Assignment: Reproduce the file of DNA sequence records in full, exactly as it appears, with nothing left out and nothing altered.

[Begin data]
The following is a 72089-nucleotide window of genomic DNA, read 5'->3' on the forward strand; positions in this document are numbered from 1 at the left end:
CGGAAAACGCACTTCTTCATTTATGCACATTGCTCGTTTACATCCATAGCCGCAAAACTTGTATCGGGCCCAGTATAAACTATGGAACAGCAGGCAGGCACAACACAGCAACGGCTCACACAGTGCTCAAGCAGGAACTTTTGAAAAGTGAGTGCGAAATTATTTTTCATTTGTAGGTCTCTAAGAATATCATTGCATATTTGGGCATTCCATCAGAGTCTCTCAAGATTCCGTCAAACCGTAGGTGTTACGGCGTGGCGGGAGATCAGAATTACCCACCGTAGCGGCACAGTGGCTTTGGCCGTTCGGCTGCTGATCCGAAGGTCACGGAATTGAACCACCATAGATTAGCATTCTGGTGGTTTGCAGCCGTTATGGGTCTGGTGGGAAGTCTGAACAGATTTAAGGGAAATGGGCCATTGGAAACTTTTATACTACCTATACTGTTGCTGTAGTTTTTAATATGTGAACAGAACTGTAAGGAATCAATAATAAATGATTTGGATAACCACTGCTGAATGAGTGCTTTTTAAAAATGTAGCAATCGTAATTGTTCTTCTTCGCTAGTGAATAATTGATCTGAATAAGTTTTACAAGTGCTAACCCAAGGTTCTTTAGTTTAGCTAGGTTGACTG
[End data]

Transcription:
The following is a 72089-nucleotide window of genomic DNA, read 5'->3' on the forward strand; positions in this document are numbered from 1 at the left end:
CGGAAAACGCACTTCTTCATTTATGCACATTGCTCGTTTACATCCATAGCCGCAAAACTTGTATCGGGCCCAGTATAAACTATGGAACAGCAGGCAGGCACAACACAGCAACGGCTCACACAGTGCTCAAGCAGGAACTTTTGAAAAGTGAGTGCGAAATTATTTTTCATTTGTAGGTCTCTAAGAATATCATTGCATATTTGGGCATTCCATCAGAGTCTCTCAAGATTCCGTCAAACCGTAGGTGTTACGGCGTGGCGGGAGATCAGAATTACCCACCGTAGCGGCACAGTGGCTTTGGCCGTTCGGCTGCTGATCCGAAGGTCACGGAATTGAACCACCATAGATTAGCATTCTGGTGGTTTGCAGCCGTTATGGGTCTGGTGGGAAGTCTGAACAGATTTAAGGGAAATGGGCCATTGGAAACTTTTATACTACCTATACTGTTGCTGTAGTTTTTAATATGTGAACAGAACTGTAAGGAATCAATAATAAATGATTTGGATAACCACTGCTGAATGAGTGCTTTTTAAAAATGTAGCAATCGTAATTGTTCTTCTTCGCTAGTGAATAATTGATCTGAATAAGTTTTACAAGTGCTAACCCAAGGTTCTTTAGTTTAGCTAGGTTGACTG